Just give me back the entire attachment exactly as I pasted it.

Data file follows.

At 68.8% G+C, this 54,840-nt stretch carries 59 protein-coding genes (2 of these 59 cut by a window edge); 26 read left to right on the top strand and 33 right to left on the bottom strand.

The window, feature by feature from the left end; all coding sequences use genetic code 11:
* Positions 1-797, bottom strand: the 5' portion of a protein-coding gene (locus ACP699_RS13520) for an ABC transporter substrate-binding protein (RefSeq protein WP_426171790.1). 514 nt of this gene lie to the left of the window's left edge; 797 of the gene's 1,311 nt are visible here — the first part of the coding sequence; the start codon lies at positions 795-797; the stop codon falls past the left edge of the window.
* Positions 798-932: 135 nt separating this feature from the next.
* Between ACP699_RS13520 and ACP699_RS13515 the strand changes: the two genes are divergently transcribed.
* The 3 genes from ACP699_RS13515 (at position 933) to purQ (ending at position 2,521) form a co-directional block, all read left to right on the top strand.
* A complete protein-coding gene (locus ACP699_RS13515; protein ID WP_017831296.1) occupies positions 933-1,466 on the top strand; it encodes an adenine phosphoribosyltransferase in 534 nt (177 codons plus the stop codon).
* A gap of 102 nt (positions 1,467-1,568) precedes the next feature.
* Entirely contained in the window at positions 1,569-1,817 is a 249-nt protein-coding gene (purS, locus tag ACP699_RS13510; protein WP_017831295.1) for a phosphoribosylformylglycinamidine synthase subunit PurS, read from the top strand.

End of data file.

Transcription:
At 68.8% G+C, this 54,840-nt stretch carries 59 protein-coding genes (2 of these 59 cut by a window edge); 26 read left to right on the top strand and 33 right to left on the bottom strand.

The window, feature by feature from the left end; all coding sequences use genetic code 11:
* Positions 1-797, bottom strand: the 5' portion of a protein-coding gene (locus ACP699_RS13520) for an ABC transporter substrate-binding protein (RefSeq protein WP_426171790.1). 514 nt of this gene lie to the left of the window's left edge; 797 of the gene's 1,311 nt are visible here — the first part of the coding sequence; the start codon lies at positions 795-797; the stop codon falls past the left edge of the window.
* Positions 798-932: 135 nt separating this feature from the next.
* Between ACP699_RS13520 and ACP699_RS13515 the strand changes: the two genes are divergently transcribed.
* The 3 genes from ACP699_RS13515 (at position 933) to purQ (ending at position 2,521) form a co-directional block, all read left to right on the top strand.
* A complete protein-coding gene (locus ACP699_RS13515; protein ID WP_017831296.1) occupies positions 933-1,466 on the top strand; it encodes an adenine phosphoribosyltransferase in 534 nt (177 codons plus the stop codon).
* A gap of 102 nt (positions 1,467-1,568) precedes the next feature.
* Entirely contained in the window at positions 1,569-1,817 is a 249-nt protein-coding gene (purS, locus tag ACP699_RS13510; protein WP_017831295.1) for a phosphoribosylformylglycinamidine synthase subunit PurS, read from the top strand.